Vietnam Veterans Day – On March 29 each year, we honor those who faced hardships abroad — and at home

Mary Kemper

Staff Writer


“Welcome home.”

To paraphrase the late Winston Churchill, never did two simple words mean so much to so many.

It is 50 years to the day that the last of the American troops departed from Vietnam. The long war resulted in more than 50,000 killed, tens of thousands more wounded and missing, and hundreds of thousands more bringing awareness to a new disorder, PTSD.

And yet, the more than 3 million men — and women — who served came back to a divided homeland, with many of their countrymen treating them like lepers.

It took until 2012, when a proclamation was issued naming March 29 Vietnam Veterans Day, for there finally to be a day set aside to honor them.

Special events have sprung up in recent years, like concerts and family-fun days, many acting as fundraisers to help needy Veterans and their loved ones.

Quietly, though, behind the scenes, many unsung Americans have found ways of their own to thank our Vietnam Veterans for their service,

The honor these Veterans has been long overdue. It is gratifying that even  now, when they’re in their golden years, they are finally shown our thanks.


The fight against communism


Vietnam Veterans were born during the World War II and Korean War years, for the most part. They were the children of the Greatest Generation, and they were brought up to believe in the defense of our nation above all else.

Post-modernist writers, academics and pundits like to paint this belief as some kind of twisted jingoism, and that communism represented a viable, and “better,” way to self-govern.

The truth is that communism posed a very real threat around the world after the Korean War — itself fought to prevent a communist takeover.

Leaders of big and influential countries like the USSR and East Germany made no secret of their intention to turn the entire world into one vast “paradise” of total control. They began taking over nation after nation, installing puppet governments, to achieve this aim. Vulnerable countries fell with frightening frequency, threatening the freedom — once again — of the entire world.

Only the United States still had the resources and manpower to organize opposition to this threat, whether we liked it or not. Most of us saw the threat, and though we were not happy about being the “world’s policeman,” we felt it was our duty to stand up against it.

Hindsight has taught us that the task in Southeast Asia was more complex than we had anticipated, but we believed in “give me liberty or give me death.”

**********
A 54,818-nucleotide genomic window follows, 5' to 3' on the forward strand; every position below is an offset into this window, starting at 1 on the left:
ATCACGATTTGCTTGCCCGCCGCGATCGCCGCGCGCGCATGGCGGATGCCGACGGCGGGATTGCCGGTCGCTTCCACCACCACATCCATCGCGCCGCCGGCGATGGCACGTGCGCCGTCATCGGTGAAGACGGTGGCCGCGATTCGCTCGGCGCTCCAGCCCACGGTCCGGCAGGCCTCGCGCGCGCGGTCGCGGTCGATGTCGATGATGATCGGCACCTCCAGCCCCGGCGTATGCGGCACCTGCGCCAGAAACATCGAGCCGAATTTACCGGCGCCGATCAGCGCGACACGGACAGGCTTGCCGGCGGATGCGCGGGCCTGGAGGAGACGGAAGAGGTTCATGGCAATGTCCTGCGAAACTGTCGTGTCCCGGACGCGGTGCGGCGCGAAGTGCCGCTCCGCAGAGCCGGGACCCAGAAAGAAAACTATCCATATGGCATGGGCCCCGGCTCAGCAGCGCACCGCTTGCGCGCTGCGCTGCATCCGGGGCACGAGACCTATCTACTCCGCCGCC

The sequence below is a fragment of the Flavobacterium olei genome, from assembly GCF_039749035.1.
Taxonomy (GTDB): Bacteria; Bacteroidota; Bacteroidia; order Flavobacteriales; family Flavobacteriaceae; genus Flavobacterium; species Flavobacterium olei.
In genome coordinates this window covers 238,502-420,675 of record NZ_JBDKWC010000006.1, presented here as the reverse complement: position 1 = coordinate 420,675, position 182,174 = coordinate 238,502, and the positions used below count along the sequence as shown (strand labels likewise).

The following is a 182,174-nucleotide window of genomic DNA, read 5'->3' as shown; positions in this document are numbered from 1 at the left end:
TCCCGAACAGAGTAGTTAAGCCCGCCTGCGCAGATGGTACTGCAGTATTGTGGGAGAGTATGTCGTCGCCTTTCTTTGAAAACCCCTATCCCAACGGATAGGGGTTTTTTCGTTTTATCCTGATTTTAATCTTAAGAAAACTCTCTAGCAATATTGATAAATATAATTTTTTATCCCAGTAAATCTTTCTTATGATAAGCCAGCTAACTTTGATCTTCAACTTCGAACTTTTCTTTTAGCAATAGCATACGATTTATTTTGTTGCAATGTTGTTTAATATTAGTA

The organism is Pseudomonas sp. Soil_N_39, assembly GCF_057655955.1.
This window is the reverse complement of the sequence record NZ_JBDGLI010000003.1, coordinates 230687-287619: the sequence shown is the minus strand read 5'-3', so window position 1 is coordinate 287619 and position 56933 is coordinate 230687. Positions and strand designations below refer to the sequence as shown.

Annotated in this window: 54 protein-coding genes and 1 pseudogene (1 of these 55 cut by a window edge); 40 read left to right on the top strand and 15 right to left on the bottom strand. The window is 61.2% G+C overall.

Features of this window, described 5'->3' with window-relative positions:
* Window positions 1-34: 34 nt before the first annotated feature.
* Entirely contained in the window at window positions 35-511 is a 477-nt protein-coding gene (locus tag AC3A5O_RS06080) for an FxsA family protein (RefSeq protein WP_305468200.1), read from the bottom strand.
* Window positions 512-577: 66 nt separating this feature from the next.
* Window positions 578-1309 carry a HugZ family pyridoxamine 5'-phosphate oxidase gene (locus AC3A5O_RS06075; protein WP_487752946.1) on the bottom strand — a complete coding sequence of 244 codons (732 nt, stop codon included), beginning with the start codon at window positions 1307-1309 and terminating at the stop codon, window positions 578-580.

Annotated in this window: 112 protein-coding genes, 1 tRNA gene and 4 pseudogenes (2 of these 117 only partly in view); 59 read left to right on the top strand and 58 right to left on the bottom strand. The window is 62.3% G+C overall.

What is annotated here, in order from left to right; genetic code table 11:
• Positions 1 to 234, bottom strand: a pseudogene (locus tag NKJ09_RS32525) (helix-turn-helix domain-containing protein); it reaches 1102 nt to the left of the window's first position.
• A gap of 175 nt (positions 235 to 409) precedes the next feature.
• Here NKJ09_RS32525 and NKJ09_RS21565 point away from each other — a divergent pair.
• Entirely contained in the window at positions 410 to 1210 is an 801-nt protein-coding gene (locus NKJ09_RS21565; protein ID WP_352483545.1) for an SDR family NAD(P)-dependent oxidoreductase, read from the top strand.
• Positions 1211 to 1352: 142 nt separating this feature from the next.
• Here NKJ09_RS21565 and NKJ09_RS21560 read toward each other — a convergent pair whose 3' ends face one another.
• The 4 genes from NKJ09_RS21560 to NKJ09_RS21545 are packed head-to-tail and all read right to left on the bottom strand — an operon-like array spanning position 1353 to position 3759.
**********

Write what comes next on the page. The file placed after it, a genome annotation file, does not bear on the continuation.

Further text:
Battlefields and guerrillas


Americans had been embedded in Indochina from the time the French withdrew in 1954. The Viet Minh revolutionaries took over northern Vietnam, and the U.S. send advisors and military aid to the opposition in the South.

By the end of the 1950s, North Vietnam was fielding 40,000 troops against the South, and President Kennedy amped up the American advisory presence.

One of these soldier-advisers was retired Army Green Beret Sgt. 1st Class Melvin Morris, of Cocoa, who is a Medal of Honor recipient from the War (as related in past Veteran Voice articles). The highly decorated soldier continues to appear at occasional speaking engagements to share his experiences and his patriotism. For him, being an “adviser” meant being a combatant.

There were a number of significant major battles, beginning in 1965 with the Battle of La Drang, and included the Battles of Khe Sanh and Hue, which was part of the larger Tet Offensive.

For the first time, American forces had to contend not only with conventional troops, the North Vietnamese Army (NVA), but also an equally sizeable guerrilla force, the Viet Cong.

Our troops had to contend with motivated enemies well entrenched in their home turf, in countryside that was alien to Americans.

Historians have argued, and will continue to argue, why American troops were finally withdrawn, and why we “lost” the War. The truth is, the Vietnam War represented a sea change between the set-piece big battles of World War II and Korea to the mixture of conventional versus unconventional warfare that has changed the face of warfare itself, and our troops were at the sharp end.